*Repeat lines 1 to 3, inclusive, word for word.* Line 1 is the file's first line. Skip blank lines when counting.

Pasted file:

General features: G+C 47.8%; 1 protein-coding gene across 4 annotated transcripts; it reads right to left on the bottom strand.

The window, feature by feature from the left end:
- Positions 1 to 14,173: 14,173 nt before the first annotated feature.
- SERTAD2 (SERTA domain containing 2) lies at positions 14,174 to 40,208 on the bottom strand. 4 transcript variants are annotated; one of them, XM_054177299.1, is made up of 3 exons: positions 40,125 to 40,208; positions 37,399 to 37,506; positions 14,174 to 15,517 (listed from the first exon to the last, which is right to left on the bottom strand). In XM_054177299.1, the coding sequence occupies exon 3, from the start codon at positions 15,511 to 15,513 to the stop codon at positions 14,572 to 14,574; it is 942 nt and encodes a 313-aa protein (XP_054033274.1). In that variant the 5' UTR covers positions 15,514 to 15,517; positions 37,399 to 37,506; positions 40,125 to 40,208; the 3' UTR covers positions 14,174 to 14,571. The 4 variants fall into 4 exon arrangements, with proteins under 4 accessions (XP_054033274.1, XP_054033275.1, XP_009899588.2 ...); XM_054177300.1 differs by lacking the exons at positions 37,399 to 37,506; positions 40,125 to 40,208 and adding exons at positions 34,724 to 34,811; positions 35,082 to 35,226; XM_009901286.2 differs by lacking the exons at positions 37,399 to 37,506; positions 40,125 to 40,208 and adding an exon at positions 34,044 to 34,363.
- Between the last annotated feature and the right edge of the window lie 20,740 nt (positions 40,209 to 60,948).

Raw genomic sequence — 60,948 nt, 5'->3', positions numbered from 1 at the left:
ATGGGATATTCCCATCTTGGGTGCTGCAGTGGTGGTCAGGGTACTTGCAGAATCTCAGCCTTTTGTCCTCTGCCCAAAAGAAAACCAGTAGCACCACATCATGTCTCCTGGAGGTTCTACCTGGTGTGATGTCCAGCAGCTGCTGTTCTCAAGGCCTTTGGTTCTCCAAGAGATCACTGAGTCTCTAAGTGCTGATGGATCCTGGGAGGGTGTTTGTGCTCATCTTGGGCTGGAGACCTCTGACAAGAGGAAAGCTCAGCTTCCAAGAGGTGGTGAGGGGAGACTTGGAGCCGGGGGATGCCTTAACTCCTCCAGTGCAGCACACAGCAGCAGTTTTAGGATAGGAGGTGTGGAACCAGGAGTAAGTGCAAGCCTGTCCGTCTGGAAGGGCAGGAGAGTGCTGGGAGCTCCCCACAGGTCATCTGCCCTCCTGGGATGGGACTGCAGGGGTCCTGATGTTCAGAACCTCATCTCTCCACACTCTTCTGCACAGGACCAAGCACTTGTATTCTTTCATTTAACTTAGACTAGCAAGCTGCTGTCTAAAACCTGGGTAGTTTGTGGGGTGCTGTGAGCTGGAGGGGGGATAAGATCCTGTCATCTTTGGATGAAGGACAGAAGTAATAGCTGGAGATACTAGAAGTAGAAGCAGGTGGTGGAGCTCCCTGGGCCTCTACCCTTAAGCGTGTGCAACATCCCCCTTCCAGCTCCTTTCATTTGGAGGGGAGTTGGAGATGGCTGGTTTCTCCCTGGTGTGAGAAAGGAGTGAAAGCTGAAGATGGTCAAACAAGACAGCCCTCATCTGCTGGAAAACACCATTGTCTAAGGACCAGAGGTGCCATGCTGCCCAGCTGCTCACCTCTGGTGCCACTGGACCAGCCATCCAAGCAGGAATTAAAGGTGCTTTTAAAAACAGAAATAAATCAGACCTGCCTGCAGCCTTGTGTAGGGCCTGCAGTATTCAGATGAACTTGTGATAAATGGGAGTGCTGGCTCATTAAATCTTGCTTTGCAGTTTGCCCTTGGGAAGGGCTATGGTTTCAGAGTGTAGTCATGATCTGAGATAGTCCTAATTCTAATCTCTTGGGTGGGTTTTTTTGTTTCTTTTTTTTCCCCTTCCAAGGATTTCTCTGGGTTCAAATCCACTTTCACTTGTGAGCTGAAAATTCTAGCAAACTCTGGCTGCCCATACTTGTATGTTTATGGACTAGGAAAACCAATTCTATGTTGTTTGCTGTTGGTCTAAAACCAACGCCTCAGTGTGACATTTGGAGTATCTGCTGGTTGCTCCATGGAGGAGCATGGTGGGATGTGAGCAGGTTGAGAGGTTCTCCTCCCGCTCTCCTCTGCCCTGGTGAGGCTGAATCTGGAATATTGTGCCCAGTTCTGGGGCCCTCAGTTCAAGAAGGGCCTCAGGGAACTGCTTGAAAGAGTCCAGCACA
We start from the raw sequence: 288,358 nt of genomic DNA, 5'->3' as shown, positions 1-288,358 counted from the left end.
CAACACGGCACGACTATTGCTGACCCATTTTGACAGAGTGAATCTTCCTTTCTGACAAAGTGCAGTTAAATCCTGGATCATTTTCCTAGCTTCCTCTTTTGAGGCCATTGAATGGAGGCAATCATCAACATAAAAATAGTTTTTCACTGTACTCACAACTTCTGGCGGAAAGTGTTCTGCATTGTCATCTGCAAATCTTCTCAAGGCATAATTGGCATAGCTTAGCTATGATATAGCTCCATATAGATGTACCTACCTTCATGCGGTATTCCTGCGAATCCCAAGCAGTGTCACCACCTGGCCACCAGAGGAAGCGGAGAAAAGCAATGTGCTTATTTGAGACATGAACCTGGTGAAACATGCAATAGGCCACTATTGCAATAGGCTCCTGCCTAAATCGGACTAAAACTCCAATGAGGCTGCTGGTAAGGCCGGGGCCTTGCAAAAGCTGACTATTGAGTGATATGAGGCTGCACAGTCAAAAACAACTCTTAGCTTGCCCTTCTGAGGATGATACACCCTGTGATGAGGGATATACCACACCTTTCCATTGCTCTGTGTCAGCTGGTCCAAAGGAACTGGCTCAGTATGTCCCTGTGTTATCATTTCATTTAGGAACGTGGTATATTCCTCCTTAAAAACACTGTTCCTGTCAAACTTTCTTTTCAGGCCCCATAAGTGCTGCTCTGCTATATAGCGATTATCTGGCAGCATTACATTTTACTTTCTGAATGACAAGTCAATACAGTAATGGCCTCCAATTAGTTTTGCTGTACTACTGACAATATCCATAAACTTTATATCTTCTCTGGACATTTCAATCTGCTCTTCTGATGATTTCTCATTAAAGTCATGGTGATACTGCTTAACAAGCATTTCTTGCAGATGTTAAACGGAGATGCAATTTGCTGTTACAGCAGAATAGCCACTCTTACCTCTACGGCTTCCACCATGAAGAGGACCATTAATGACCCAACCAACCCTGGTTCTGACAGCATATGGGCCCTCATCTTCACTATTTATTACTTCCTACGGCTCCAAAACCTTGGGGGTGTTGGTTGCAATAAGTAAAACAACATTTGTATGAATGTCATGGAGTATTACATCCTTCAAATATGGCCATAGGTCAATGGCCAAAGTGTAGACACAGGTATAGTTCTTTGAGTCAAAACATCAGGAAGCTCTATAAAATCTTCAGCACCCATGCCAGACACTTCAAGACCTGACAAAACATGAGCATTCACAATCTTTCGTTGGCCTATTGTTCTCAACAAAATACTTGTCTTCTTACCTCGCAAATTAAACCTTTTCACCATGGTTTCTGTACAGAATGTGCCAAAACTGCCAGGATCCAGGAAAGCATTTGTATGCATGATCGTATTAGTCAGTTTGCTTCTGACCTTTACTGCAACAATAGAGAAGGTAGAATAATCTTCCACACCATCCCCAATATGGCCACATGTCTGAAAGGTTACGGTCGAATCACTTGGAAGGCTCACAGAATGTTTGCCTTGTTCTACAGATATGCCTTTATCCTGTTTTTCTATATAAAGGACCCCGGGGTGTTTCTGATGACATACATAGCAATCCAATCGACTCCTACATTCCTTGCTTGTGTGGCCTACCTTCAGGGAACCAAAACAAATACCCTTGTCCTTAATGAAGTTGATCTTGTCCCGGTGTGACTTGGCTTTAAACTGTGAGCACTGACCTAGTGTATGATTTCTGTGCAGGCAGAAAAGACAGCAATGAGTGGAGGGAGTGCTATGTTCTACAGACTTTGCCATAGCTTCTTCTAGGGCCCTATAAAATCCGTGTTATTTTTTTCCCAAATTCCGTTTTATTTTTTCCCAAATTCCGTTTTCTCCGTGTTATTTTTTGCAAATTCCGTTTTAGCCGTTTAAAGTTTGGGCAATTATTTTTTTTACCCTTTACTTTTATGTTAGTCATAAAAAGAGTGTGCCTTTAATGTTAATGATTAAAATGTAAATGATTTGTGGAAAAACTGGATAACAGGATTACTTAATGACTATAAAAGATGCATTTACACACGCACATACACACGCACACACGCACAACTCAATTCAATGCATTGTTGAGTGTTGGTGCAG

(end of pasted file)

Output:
General features: G+C 47.8%; 1 protein-coding gene across 4 annotated transcripts; it reads right to left on the bottom strand.

The window, feature by feature from the left end:
- Positions 1 to 14,173: 14,173 nt before the first annotated feature.